Alcohol and other substances are used at music festivals all around the world every summer. While the majority of individuals like this pastime, drugs, both legal and illicit, may be dangerous. On the other side, a drug harm reduction method may make your music event safer for everyone.
Setting clear expectations for your participants, providing knowledge and tools to assist them in remaining safe, and being upfront in your approach all serve to reduce the risk of injury.
During the summer, I volunteered at a music festival before beginning to work with groups that assist individuals in their recovery. The bulk of the volunteers regarded it as an opportunity to see their favorite performers without paying a costly ticket price. For the most part, we roamed about the campsites, taking up the atmosphere and interacting with friendly festival-goers, which was easy and enjoyable.
There were times, though, when it took on a more terrifying tone. For the rest of my life, one specific moment will be seared in my mind. On our last shift, the morning following the final night of music, we were told to walk in lines through the campsites, opening abandoned tents and checking inside. We were meant to be on the lookout for bodies.
Unfortunately, drug-related deaths are becoming an inevitable reality at music events.
If drugs are no longer an unspoken reality of music events, users will be able to make more informed decisions.
The little information these people have regarding drugs is typically obtained through their dealer or pals. As a result, individuals are absorbing substances that are far more dangerous than previously imagined. What festival-goers are sold as MDMA, for example, might contain anything from concrete and pesticide to, more dangerously, PMA—a very toxic form of ecstasy that takes longer to kick off, leading users to consume more in the mistaken belief that it isn’t working. Users who are unaware of the potency of the drug are at danger of taking deadly quantities, even if the drug is precisely what it says it is.
Fortunately, as more festivals employ on-site drug testing for attendees, such as MDMA test kits, the frequency of drug-related tragedies looks to be decreasing.
Knowing what’s in a drug and how strong it is may prevent overdose, poisoning, and long-term injury. Users freely sending up a sample of their drugs for testing to ascertain what they contain, including any contaminants and strength, without fear of being jailed is known as “drug safety testing.” People are also given advice on how to minimize the hazards of drug usage. Testing can be done right away, or findings can be acquired in a matter of days.
But where are the medication safety tests being conducted?
Drug safety testing is being conducted in an increasing number of countries, including Austria, Canada, Colombia, Mexico, the Netherlands, Switzerland, the United States, and the United Kingdom.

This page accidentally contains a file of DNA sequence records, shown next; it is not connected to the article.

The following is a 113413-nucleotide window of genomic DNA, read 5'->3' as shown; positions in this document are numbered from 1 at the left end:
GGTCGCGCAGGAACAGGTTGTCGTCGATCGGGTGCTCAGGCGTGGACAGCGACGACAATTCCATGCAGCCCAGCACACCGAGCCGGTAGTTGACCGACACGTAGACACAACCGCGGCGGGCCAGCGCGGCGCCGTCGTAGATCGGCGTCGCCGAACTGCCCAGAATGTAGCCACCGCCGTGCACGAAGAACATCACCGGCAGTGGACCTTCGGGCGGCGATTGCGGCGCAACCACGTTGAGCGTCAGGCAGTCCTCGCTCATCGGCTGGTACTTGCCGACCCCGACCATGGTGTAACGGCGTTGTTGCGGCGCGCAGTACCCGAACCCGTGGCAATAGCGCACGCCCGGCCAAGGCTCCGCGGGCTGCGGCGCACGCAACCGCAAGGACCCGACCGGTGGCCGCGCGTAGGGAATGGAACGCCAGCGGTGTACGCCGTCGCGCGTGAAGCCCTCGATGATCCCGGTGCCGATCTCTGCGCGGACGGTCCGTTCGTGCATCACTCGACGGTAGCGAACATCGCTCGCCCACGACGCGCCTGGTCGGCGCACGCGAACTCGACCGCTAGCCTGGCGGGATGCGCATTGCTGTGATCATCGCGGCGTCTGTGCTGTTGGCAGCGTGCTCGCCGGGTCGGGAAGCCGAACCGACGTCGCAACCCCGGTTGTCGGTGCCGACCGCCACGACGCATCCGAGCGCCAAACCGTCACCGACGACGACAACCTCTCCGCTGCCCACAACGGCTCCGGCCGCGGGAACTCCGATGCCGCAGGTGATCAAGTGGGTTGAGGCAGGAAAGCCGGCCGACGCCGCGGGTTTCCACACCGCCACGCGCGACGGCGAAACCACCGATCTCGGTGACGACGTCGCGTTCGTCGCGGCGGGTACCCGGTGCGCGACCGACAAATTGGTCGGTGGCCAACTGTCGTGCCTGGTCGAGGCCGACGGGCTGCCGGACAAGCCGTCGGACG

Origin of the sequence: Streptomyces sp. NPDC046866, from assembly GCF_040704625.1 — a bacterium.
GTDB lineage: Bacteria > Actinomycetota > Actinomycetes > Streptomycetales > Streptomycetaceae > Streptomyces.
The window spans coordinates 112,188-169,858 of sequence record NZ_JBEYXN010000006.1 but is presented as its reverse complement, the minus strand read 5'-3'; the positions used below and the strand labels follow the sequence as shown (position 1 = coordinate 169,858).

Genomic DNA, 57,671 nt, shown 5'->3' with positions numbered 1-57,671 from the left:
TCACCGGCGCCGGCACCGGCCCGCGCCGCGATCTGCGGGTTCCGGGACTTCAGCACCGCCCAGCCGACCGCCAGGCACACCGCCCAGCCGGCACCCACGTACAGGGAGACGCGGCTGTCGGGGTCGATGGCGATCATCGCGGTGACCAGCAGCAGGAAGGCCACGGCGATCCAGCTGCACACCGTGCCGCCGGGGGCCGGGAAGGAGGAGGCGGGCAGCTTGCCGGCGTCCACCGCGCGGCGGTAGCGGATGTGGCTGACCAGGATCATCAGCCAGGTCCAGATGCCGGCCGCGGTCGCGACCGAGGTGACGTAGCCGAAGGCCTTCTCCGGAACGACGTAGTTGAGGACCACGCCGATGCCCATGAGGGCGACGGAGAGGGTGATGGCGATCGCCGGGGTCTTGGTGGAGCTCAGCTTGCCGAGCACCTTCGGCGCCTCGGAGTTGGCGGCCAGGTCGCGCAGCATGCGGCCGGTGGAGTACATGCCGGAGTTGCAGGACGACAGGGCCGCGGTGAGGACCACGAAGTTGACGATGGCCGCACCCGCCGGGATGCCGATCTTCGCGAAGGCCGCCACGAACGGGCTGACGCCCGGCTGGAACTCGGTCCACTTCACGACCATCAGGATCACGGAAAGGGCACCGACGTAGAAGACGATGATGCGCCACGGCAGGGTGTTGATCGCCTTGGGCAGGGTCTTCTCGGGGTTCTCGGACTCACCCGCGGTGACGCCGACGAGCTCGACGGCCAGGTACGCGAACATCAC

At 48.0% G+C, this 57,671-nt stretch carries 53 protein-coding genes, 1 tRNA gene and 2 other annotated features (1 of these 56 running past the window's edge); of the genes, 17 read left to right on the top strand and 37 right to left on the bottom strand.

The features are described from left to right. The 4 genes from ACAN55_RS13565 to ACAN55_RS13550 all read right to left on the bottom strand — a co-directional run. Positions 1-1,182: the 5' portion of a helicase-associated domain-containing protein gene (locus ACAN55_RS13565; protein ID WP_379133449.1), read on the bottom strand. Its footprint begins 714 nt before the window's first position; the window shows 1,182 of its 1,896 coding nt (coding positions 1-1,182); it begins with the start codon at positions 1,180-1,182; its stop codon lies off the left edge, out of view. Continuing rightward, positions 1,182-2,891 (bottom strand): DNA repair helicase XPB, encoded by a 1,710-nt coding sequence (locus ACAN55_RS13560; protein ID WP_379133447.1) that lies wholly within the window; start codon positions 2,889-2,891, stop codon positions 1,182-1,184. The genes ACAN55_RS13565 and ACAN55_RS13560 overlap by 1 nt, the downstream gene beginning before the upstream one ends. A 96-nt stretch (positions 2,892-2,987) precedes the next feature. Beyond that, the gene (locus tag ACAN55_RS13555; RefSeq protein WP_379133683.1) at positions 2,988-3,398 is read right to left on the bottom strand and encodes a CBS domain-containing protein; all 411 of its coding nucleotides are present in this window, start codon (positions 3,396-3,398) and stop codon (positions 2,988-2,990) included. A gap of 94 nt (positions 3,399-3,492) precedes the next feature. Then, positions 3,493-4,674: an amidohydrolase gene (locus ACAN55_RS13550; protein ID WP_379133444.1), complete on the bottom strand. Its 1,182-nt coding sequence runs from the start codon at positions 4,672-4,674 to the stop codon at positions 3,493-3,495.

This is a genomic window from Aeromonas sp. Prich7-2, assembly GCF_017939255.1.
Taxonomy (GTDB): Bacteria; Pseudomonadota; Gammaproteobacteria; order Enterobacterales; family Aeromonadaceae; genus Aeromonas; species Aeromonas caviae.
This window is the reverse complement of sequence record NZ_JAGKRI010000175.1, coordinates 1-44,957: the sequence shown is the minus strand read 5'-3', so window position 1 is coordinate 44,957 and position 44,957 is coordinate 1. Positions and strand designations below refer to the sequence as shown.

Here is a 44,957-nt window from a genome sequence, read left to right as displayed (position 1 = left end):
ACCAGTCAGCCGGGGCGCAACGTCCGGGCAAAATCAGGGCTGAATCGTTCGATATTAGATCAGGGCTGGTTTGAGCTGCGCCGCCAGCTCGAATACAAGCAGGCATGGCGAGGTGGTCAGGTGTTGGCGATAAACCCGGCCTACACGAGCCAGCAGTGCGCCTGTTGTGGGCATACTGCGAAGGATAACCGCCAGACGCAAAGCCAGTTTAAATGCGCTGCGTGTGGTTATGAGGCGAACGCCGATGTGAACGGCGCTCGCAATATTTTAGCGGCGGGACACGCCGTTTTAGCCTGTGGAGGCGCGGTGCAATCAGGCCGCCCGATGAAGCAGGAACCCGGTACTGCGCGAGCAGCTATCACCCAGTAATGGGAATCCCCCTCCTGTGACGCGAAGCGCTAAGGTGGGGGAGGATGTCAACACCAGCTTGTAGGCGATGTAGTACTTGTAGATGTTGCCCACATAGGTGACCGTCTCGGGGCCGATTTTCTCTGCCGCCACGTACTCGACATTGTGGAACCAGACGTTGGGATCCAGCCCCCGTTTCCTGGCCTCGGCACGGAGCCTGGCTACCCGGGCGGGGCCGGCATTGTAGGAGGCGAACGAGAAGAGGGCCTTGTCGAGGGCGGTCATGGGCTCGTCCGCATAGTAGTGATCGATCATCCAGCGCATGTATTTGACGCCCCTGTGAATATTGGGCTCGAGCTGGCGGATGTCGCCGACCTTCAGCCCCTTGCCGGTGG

Instead of DIY kits that can’t identify many poisons, or on strength, this briefing focuses on testing using modern analytical equipment.
• In 2016, onsite drug testing (known as Multi-Agency Safety Testing – MAST) with results in half an hour was trialed at two events in the United Kingdom, and it is currently being extended. Samples can also be dispatched to WEDINOS1, a Welsh Government-funded drug testing laboratory, with results accessible online in 72 hours, identifying the essential ingredients but not the strength.
• Clubbers in Swiss cities like Bern and Zurich send drugs off for testing in the middle of the week, and the results arrive by Friday. They speak with a drug counselor, who provides harm reduction advice and tells them of the composition and potency of their sample.
• Drug testing has been done in the Netherlands for a long time, especially in urban areas, with results usually coming within 1-2 days.
• In Austria, the ‘Checkit’3 program includes a mobile facility that does on-site testing at music events all year.
What role does the test play in risk reduction?
Drugs of varying potencies, as well as contaminants, have a substantial role in drug-related mortality. Overdose and poisoning are reduced by testing so people know what they’re taking and get precise professional guidance on how to take (or not take) them. It also enables the transmission of targeted health advice to “hidden populations” who do not use drug services, as well as drug composition and trend tracking. If excessively powerful, contaminated, or mis-sold drugs are detected, medical and emergency services can be contacted, and public warnings can be issued.
Drug safety testing benefits all drug users, including those at festivals, nightclubs, and the broader drug-using population, due to the uncertainty surrounding the composition of illicit drugs. Drug safety testing will be provided for heroin users in Copenhagen’s new drug consumption area, for example, to identify contaminants and varying potency, decreasing harm, including fatal overdoses.